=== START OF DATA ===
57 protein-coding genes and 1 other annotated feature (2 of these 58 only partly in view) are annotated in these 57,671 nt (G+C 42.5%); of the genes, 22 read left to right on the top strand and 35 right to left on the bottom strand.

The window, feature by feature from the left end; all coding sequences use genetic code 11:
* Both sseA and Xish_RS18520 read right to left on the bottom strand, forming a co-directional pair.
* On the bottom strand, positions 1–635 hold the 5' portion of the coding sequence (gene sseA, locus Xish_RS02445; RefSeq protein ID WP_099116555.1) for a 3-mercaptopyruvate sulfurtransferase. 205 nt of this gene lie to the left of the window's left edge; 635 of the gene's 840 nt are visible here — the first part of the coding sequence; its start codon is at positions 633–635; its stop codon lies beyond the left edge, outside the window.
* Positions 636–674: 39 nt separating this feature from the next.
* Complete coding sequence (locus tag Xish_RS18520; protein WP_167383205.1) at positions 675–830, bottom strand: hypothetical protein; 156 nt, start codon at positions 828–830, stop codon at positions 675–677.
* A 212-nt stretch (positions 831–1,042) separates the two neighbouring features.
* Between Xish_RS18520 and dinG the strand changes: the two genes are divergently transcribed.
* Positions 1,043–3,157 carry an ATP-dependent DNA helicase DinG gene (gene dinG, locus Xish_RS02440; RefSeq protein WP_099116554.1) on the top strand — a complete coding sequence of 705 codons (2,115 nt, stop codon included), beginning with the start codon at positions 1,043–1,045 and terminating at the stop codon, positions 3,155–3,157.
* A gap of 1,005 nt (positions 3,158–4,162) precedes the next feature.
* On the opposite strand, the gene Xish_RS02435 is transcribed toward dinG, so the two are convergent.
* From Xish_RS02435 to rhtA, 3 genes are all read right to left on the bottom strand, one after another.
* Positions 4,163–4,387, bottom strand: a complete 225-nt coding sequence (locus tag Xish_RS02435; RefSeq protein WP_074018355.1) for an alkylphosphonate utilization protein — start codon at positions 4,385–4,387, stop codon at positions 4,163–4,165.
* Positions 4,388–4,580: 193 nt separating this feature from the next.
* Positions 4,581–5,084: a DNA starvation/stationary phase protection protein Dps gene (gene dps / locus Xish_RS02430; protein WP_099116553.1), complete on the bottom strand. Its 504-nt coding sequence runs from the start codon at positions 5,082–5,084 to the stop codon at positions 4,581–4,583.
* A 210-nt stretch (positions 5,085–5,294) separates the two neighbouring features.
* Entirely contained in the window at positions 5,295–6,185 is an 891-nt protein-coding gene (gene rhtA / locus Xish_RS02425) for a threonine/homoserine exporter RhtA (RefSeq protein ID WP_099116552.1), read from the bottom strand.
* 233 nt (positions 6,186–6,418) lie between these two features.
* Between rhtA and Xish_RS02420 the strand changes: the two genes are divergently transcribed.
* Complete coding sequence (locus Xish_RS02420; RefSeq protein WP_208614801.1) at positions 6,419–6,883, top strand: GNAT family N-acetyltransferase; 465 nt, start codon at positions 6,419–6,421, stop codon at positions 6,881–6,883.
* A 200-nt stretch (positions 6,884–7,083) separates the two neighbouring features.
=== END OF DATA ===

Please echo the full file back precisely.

57 protein-coding genes and 1 other annotated feature (2 of these 58 only partly in view) are annotated in these 57,671 nt (G+C 42.5%); of the genes, 22 read left to right on the top strand and 35 right to left on the bottom strand.

The window, feature by feature from the left end; all coding sequences use genetic code 11:
* Both sseA and Xish_RS18520 read right to left on the bottom strand, forming a co-directional pair.
* On the bottom strand, positions 1–635 hold the 5' portion of the coding sequence (gene sseA, locus Xish_RS02445; RefSeq protein ID WP_099116555.1) for a 3-mercaptopyruvate sulfurtransferase. 205 nt of this gene lie to the left of the window's left edge; 635 of the gene's 840 nt are visible here — the first part of the coding sequence; its start codon is at positions 633–635; its stop codon lies beyond the left edge, outside the window.
* Positions 636–674: 39 nt separating this feature from the next.
* Complete coding sequence (locus tag Xish_RS18520; protein WP_167383205.1) at positions 675–830, bottom strand: hypothetical protein; 156 nt, start codon at positions 828–830, stop codon at positions 675–677.
* A 212-nt stretch (positions 831–1,042) separates the two neighbouring features.
* Between Xish_RS18520 and dinG the strand changes: the two genes are divergently transcribed.
* Positions 1,043–3,157 carry an ATP-dependent DNA helicase DinG gene (gene dinG, locus Xish_RS02440; RefSeq protein WP_099116554.1) on the top strand — a complete coding sequence of 705 codons (2,115 nt, stop codon included), beginning with the start codon at positions 1,043–1,045 and terminating at the stop codon, positions 3,155–3,157.
* A gap of 1,005 nt (positions 3,158–4,162) precedes the next feature.
* On the opposite strand, the gene Xish_RS02435 is transcribed toward dinG, so the two are convergent.
* From Xish_RS02435 to rhtA, 3 genes are all read right to left on the bottom strand, one after another.
* Positions 4,163–4,387, bottom strand: a complete 225-nt coding sequence (locus tag Xish_RS02435; RefSeq protein WP_074018355.1) for an alkylphosphonate utilization protein — start codon at positions 4,385–4,387, stop codon at positions 4,163–4,165.
* Positions 4,388–4,580: 193 nt separating this feature from the next.
* Positions 4,581–5,084: a DNA starvation/stationary phase protection protein Dps gene (gene dps / locus Xish_RS02430; protein WP_099116553.1), complete on the bottom strand. Its 504-nt coding sequence runs from the start codon at positions 5,082–5,084 to the stop codon at positions 4,581–4,583.
* A 210-nt stretch (positions 5,085–5,294) separates the two neighbouring features.
* Entirely contained in the window at positions 5,295–6,185 is an 891-nt protein-coding gene (gene rhtA / locus Xish_RS02425) for a threonine/homoserine exporter RhtA (RefSeq protein ID WP_099116552.1), read from the bottom strand.
* 233 nt (positions 6,186–6,418) lie between these two features.
* Between rhtA and Xish_RS02420 the strand changes: the two genes are divergently transcribed.
* Complete coding sequence (locus Xish_RS02420; RefSeq protein WP_208614801.1) at positions 6,419–6,883, top strand: GNAT family N-acetyltransferase; 465 nt, start codon at positions 6,419–6,421, stop codon at positions 6,881–6,883.
* A 200-nt stretch (positions 6,884–7,083) separates the two neighbouring features.